pearls around the neck • 183
Mirta was sitting in the green armchair – an armchair so old it was imbued with a person-like scent.
She, too, had acquired the same kind of smell, of the kind that nothing, even perfume, can change, for
it is made up of something older; a mix of soup, aniseed drops, nail polish, hair spray and egg liqueur
had ended up forming the thick, pervading odor that wrapped her like an eternal veil.
Mirta and her armchair were a large immobile animal. Breathing together, they had merged into
something quite identical, even when they parted for a short while. Mirta had at first started sleeping
in it. She said she breathed better that way. She would take off her hairpins – the only thing that made
a difference between her day and night self – and tilt her head to the side. She woke up in the same
position in which she’d slept all night, her dry red curlers stuck to the green velvet.
Ana looked at herself in the mirror. They both had the same face, the same horse-like features.
A deep groove that ran from the nose to the upper lip, splitting it like a furrow. The same knitted
brows over small droopy eyes. Ana observed, in the mirror, the fashion in which her mother adjusted
a hairpin in her chignon and discovered she had the same mechanic gesture. They were an echo of one
another, like a nervous tic or an assertion. She looked at her as she grabbed the pin, opened it, and held
it between her pinched lips. When she pinned it into her chignon, she looked down and pursed her
lower jaw forward in concentration.
In the mirror, she could observe without being seen. She would bring her hand up to her hair or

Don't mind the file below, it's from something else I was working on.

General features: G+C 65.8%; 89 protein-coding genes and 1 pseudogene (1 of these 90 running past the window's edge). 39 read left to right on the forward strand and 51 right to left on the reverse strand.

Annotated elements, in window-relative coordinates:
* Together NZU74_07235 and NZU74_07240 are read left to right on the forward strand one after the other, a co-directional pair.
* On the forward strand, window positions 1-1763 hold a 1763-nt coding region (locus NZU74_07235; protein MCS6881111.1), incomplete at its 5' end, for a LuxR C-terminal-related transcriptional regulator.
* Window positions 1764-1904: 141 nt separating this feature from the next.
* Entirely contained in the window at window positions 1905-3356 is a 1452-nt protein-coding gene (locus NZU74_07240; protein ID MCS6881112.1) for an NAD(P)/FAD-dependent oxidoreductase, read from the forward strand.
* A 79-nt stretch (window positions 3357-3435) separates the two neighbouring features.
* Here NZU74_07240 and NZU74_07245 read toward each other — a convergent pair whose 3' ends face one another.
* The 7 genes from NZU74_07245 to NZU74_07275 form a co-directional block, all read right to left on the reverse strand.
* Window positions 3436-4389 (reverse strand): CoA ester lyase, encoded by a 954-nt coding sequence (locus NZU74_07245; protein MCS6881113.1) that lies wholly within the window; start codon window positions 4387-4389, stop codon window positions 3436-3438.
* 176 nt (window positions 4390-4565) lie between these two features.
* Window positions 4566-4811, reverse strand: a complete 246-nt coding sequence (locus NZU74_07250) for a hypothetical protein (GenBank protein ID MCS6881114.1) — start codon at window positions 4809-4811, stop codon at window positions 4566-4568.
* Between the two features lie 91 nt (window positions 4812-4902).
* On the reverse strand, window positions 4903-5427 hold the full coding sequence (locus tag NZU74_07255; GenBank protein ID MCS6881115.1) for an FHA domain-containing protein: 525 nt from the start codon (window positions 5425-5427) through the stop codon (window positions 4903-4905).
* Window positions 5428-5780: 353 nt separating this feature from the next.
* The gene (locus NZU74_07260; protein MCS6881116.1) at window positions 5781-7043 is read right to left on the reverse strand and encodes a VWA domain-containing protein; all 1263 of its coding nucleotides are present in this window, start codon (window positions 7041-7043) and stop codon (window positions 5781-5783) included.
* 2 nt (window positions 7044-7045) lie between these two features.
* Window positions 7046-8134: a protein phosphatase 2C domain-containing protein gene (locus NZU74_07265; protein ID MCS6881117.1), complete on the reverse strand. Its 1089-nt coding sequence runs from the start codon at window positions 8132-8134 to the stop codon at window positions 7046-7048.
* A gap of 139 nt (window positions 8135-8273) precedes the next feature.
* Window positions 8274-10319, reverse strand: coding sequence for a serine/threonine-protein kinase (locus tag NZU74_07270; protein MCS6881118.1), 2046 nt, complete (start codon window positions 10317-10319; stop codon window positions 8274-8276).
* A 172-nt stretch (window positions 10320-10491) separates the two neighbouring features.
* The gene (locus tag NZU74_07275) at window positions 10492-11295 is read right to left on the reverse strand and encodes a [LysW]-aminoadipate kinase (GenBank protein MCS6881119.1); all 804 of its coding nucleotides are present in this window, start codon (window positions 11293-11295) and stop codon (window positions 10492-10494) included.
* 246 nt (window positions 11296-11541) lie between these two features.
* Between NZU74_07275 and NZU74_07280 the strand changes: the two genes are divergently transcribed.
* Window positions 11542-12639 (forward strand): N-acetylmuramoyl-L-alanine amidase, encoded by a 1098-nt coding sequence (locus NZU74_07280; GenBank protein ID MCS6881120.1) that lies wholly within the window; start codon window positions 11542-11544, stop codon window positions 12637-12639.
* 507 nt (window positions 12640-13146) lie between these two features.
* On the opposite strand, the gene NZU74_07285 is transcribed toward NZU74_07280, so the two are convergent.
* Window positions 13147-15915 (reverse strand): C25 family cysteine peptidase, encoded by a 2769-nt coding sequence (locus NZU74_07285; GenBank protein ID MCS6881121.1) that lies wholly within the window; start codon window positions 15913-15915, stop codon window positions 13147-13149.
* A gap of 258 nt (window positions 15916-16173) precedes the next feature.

smooth her clothes and stand, immobile, looking for the differences as if it were a puzzle in a summer
magazine. The blue eyes. Nothing else. Nothing but the eyes and the years distinguished mother from
daughter. Ana had discovered it, resigned, time and time again, always as if it were the first time.
Most of the time, she didn’t think about it. She had gotten used to blending in with her air, her
clothing. She hadn’t gone anywhere without her since she’d started having trouble with her legs.
Hardly a few steps and she would start staggering; she had to make sure she didn’t fall, had to monitor
her comings and goings. It was so complicated that there was always something in the way of any
outing. Ana had given up her job as secondary school tutor because, according to Mirta, it took too
much of her time and made no significant economic difference. They therefore both lived on her
pension and the rent from a small unit located in the center of town. It wasn’t much, but Ana made
sure she administered it.
The question of clothing was elementary. Everything was so expensive, Mirta had decreed. “If we
don’t go out much and take proper care of what we wear, good clothing can last for years.” So, Ana
washed by hand the blouses, skirts and underskirts that they both wore. It hadn’t been that easy at first,
for Ana hadn’t finished growing up. She’d had to adjust some of the skirts with safety pins to make
sure they wouldn’t fall from her narrow hips. However, once she had fully grown into her curves, their
bodies had had the same measurements. A generous bust and wide hips. Long arms ending with bony
hands never adorned with rings. Mirta because her fingers swelled in the summer; Ana because she
damaged jewelry when she did the washing.
That was the reason why Ana was smoothing, as she stood before the mirror, a dark brown dress
that Mirta had bought twenty years earlier for a baptism. When, a few months before, her cousin Clara
had sent them and invitation for her wedding, Ana had substituted an envelope addressed to her only
for the envelope addressed to “Mirta and Ana”. It cost her a few sleepless nights, with her mother
sniveling herself to sleep. Ana almost cried too, out of guilt, but her decision was final. She called Clara
and told her that her mother didn’t feel she had the strength to come, that she’d been too wrecked
with pain. It had been hard to stand by her lie because Clara was the only one in the family who still
visited them and Mirta had now stopped greeting her. Ana’s hand was shaking as she tied the string on
her mother’s dress: her mother knew her so well that each and every move seemed to betray her. She